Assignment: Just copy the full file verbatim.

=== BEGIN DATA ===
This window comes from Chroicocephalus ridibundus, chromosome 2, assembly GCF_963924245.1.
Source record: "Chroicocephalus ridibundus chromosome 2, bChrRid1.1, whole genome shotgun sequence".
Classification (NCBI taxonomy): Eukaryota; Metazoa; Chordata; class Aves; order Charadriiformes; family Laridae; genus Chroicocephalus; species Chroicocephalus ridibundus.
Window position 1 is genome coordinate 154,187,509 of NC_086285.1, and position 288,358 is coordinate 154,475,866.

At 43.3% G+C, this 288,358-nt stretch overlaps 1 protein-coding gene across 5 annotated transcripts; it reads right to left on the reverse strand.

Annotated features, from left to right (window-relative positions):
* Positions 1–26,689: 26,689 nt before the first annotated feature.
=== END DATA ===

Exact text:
This window comes from Chroicocephalus ridibundus, chromosome 2, assembly GCF_963924245.1.
Source record: "Chroicocephalus ridibundus chromosome 2, bChrRid1.1, whole genome shotgun sequence".
Classification (NCBI taxonomy): Eukaryota; Metazoa; Chordata; class Aves; order Charadriiformes; family Laridae; genus Chroicocephalus; species Chroicocephalus ridibundus.
Window position 1 is genome coordinate 154,187,509 of NC_086285.1, and position 288,358 is coordinate 154,475,866.

At 43.3% G+C, this 288,358-nt stretch overlaps 1 protein-coding gene across 5 annotated transcripts; it reads right to left on the reverse strand.

Annotated features, from left to right (window-relative positions):
* Positions 1–26,689: 26,689 nt before the first annotated feature.